A nudge from Government

One of the responsibilities of the UK government is to protect the health and wellbeing of its citizens. Historically, the approach to this has either been through changes to the law (wearing a seat belt), or through communicating information (eating 5-a-day). The former is greatly effective where it can feasibly be employed, but tends to create backlash against the “nanny state”. The latter has time and again proven to be extremely ineffective.

2010 saw a shift in this governmental approach to public health communications following the launch of the book Nudge in 2008, which popularised the practice of behavioural economics. Behavioural economics was born out of a desire to understand why people so often choose to behave in ways that make little rational sense. We smoke, we gamble, we don’t exercise enough; all behaviours which are at odds with our best interests.

What we now know is that the human brain is made of two systems; System One and System Two. System One is responsible for the thousands of decisions we make every day without conscious thought; it operates through instincts, emotions, and habits. It uses shortcuts (known as “heuristics”) to take care of as much as possible in order to leave free processing space in our System Two, which is slower and inefficient. System Two is engaged when we have a problem to solve, or a decision to make. We avoid doing this as it is effortful and draining, and we have evolved to preserve our energy.

The government saw huge potential in adopting this way of thinking, and created an in-house Nudge Unit back in 2010. One of the first examples of the Nudge Unit’s influence was the renewed Fire Kills brand and campaign, which encouraged the public to check their smoke alarm twice a year when we change the clocks. By tying a new behaviour in to something that we habitually do twice a year anyway, you far increase the chances of it being carried out, whilst also creating a new “norm” — a behaviour everyone does without thinking. Giving a clear, direct action in addition to the usual information makes it a far more effective piece of communication.

Changing consumer behaviour

It didn’t take long for the commercial sector to cotton on to the profit gains that could be made through employing similar nudge techniques (it’s now commonplace to see the likes of “only X number left” littered across websites, tapping in to the scarcity heuristic). But there’s another way the commercial sector could use behavioural economics – for good. There is increasing pressure for organisations to embed social purpose within their business model, and those that do are rewarded profitably. Unilever are an excellent example. Through embedding purpose at the heart of their business model, they aim to double their business, whilst increasing their positive social impact and reducing their environmental impact. This is based not only on internal change, but also consumer behaviour change. A notable example is the Lifebuoy ‘Help a child reach 5’ campaign, which seeks to address the issue of over 2 million children under the age of 5 dying each year from infections by  teaching and promoting good handwashing habits across Asia, Africa and Latin America.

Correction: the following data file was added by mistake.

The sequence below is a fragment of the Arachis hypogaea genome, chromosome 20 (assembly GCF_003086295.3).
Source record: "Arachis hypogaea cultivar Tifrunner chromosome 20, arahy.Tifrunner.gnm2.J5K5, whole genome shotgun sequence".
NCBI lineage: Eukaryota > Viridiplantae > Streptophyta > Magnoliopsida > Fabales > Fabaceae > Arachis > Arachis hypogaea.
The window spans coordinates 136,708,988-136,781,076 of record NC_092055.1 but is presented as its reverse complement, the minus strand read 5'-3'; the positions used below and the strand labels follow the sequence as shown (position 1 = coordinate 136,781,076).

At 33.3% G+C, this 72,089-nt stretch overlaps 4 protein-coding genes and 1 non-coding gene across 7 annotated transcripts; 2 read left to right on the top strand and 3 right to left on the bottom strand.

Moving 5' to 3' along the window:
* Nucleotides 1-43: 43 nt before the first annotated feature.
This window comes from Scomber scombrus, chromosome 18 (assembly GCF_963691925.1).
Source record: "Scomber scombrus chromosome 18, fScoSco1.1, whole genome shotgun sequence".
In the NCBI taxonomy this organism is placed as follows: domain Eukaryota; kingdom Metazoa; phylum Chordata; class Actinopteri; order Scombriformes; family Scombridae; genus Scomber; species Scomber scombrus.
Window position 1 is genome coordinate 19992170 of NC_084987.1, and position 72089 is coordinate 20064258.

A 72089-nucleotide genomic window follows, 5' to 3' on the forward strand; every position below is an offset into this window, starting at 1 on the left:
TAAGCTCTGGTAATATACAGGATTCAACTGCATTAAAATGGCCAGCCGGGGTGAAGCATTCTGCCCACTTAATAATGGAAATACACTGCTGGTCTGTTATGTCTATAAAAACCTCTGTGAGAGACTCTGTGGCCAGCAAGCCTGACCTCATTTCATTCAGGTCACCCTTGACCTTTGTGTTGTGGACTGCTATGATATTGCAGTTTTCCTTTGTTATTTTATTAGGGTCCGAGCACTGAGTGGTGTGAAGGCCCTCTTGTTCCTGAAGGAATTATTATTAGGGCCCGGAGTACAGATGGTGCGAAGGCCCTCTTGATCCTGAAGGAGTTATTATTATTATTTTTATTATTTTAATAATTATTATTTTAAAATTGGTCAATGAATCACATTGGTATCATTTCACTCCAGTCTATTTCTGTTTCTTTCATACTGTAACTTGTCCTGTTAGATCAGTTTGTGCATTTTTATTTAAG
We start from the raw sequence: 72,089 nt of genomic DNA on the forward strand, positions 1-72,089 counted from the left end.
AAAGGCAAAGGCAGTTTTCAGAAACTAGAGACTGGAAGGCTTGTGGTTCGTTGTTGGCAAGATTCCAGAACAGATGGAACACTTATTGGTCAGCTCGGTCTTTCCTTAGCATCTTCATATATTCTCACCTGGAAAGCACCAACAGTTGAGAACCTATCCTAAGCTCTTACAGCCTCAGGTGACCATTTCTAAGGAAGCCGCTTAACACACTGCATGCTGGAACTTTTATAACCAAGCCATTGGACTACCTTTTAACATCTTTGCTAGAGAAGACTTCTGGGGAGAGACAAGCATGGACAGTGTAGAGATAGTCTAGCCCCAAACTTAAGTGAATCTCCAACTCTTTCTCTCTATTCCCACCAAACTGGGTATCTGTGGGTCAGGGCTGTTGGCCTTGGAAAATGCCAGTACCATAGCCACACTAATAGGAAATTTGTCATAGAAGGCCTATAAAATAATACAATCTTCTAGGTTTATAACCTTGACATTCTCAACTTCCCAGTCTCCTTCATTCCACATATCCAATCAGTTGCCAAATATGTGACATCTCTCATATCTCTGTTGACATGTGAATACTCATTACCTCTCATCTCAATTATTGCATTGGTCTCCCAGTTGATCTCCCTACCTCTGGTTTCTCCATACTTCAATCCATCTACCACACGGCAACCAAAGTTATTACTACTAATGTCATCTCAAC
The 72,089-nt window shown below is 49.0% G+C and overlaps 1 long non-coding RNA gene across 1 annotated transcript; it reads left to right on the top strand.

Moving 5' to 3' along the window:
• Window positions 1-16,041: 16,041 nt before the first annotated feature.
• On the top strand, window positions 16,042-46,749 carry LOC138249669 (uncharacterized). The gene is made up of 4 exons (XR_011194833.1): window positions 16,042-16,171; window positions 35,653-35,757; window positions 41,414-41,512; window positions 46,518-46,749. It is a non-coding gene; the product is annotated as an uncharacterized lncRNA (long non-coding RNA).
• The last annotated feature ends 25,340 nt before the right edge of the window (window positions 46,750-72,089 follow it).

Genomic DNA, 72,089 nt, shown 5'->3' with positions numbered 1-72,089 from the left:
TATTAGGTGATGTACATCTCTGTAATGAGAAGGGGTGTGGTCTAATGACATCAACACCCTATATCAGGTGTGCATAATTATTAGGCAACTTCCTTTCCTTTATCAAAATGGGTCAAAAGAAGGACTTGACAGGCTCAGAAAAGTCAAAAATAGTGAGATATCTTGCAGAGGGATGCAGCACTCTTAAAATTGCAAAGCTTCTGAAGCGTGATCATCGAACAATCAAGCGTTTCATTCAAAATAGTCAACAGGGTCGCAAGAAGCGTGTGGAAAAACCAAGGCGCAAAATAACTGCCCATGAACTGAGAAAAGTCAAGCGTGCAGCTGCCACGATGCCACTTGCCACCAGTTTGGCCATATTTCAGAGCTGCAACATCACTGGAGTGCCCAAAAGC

Charities as behaviour changers?  

There is a clear role here for charities to take up the reins, particularly within the remit of health. British Liver Trust have already taken a bold step in this direction with the creation of Spruce, an app which embeds nudges to create healthier drinking habits.

Yes, of course, charities can use nudges to increase donations, improve sponsorship returns and reduce volunteer drop outs. But I look forward to charities — like Diabetes UK, British Heart Foundation and Cancer Research — seizing the opportunity to form preventative strategies that go beyond influencing policy and communicating information, and instead aim to change behaviour for the better.